With 10:06 left in the third quarter of Sunday's game, something unusual occurred. Right tackle Mark Tauscher committed a holding penalty for the first time of his six-year career.
That call ended an impressive streak.
"Being non-penalized is a big thing for me and all lineman," Tauscher said. "You don't like to get your camera zoomed in on you."
It also rids Tauscher of a compelling defense argument. When referees came down to practice and flagged him for a hold, he used to reference his impeccable track record.
"I can't make that claim anymore," Tauscher said. "Hopefully the refs down at practice will still let it go."
Finishing off blocks and focusing on proper technique allowed to him go so many years without a penalty.
"It's mainly trying to put yourself in the right position so you don't have to look like you're out of position," he said. "Everybody holds."
Everyone in the NFL plays through aches and pains, and Tauscher did that as well on Sunday. He wore a walking boot on his foot on Monday, but he dismissed the problem as minor inflammation. He expects to wear his walking boot for only four to five days.
Tauscher said his injury paled in comparison to the sprained ankle suffered by left tackle Chad Clifton. Clifton gutted through the game with that injury.
"I didn't feel bad. It wasn't like my warrior friend Chad with his bad ankle," he said. "It definitely wasn't to that extreme."
His foot injury requires rest, ice and stretching to improve. Tauscher will take those measures during the bye week.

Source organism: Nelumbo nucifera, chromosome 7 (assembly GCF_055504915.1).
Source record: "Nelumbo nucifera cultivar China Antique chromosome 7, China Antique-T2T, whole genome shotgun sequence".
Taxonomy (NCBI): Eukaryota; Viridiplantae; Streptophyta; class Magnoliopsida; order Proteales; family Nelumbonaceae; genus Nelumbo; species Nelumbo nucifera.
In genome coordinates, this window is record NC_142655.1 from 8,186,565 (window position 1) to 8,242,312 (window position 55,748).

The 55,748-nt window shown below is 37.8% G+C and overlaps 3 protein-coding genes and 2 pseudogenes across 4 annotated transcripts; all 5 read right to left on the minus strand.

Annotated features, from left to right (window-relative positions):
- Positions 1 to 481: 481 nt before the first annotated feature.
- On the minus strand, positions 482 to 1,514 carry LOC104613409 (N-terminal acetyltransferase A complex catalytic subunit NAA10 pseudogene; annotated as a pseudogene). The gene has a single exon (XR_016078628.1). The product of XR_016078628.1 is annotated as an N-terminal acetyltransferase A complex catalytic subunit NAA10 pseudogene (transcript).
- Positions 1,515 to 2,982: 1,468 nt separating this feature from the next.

"Hopefully I'll get a little rest this week," he said. "And then next week get back at it."
When head coach Mike Sherman saw Brett Favre Monday morning, the quarterback's birthday, he jokingly asked whether he was 39 or 40-years-old.
"I feel like I'm 39 or 40," said the 15-year-veteran with grey speckled hair on top of his head. "But I'm actually 36."
Any quarterback who has started 210 consecutive games would feel that way, but his legs look much lively than that of a 36-year-old.
"He's taking off and running the ball," Sherman said. "He's more apt to do that maybe than he has in the past. I think he's a little more confident in his ability to get some yardage and move the chains."
Earning the applause of fans, Favre converted a third down-and-four by running for nine yards against the New Orleans Saints on Sunday. Favre also churned out a first down last week, running for 12 yards on a carry against the Carolina Panthers.
After undergoing personal training sessions at his Mississippi home with strength coach Ken Kroener to become more elusive in the pocket and build up his endurance, Favre is showing the fruits of his offseason labor.
He has not only avoided sacks but become a more effective runner.
"That core training helped him quite a bit," Sherman said.
An off week? There is no such thing for the Green Bay Packers coaching and administrative staff. Sherman will spend the first three days of the bye week evaluating personnel.
After breaking down tape with the team on Monday, he began meetings with Mike Eayrs, the director of research and development, to assess tendencies and play calling.
"We go through the pluses and minuses of some things we're doing and not doing," Sherman said.
The Packers also will evaluate certain personnel packages. With the tight ends regaining health and the effectiveness of David Martin and Donald Lee during the last two weeks, the team may use more three-tight-end sets, something the Packers employed in 2003.
On Tuesday the coaching staff will begin preparations for the Minnesota Vikings, the Packers' next opponent.